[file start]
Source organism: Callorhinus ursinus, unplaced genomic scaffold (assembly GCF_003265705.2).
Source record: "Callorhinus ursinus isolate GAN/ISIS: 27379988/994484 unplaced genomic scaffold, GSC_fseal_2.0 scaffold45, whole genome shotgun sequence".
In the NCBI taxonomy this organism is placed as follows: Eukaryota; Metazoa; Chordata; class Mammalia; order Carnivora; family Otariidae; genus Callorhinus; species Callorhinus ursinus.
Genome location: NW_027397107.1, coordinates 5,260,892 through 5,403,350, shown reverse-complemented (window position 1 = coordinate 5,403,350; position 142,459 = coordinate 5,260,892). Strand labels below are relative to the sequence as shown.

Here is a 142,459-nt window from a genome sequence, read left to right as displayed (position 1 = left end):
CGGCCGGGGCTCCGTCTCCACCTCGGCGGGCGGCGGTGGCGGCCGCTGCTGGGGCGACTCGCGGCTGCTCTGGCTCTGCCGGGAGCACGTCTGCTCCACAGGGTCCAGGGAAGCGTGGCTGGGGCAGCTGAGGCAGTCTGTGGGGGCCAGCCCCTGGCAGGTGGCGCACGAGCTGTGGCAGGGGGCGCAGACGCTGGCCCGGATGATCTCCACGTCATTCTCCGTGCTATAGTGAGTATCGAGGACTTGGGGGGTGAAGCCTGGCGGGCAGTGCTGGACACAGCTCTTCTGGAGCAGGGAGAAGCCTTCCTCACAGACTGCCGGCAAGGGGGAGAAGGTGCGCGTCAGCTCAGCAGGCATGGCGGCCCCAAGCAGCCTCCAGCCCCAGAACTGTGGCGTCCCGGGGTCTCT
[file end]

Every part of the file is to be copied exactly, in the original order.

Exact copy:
Source organism: Callorhinus ursinus, unplaced genomic scaffold (assembly GCF_003265705.2).
Source record: "Callorhinus ursinus isolate GAN/ISIS: 27379988/994484 unplaced genomic scaffold, GSC_fseal_2.0 scaffold45, whole genome shotgun sequence".
In the NCBI taxonomy this organism is placed as follows: Eukaryota; Metazoa; Chordata; class Mammalia; order Carnivora; family Otariidae; genus Callorhinus; species Callorhinus ursinus.
Genome location: NW_027397107.1, coordinates 5,260,892 through 5,403,350, shown reverse-complemented (window position 1 = coordinate 5,403,350; position 142,459 = coordinate 5,260,892). Strand labels below are relative to the sequence as shown.

Here is a 142,459-nt window from a genome sequence, read left to right as displayed (position 1 = left end):
CGGCCGGGGCTCCGTCTCCACCTCGGCGGGCGGCGGTGGCGGCCGCTGCTGGGGCGACTCGCGGCTGCTCTGGCTCTGCCGGGAGCACGTCTGCTCCACAGGGTCCAGGGAAGCGTGGCTGGGGCAGCTGAGGCAGTCTGTGGGGGCCAGCCCCTGGCAGGTGGCGCACGAGCTGTGGCAGGGGGCGCAGACGCTGGCCCGGATGATCTCCACGTCATTCTCCGTGCTATAGTGAGTATCGAGGACTTGGGGGGTGAAGCCTGGCGGGCAGTGCTGGACACAGCTCTTCTGGAGCAGGGAGAAGCCTTCCTCACAGACTGCCGGCAAGGGGGAGAAGGTGCGCGTCAGCTCAGCAGGCATGGCGGCCCCAAGCAGCCTCCAGCCCCAGAACTGTGGCGTCCCGGGGTCTCT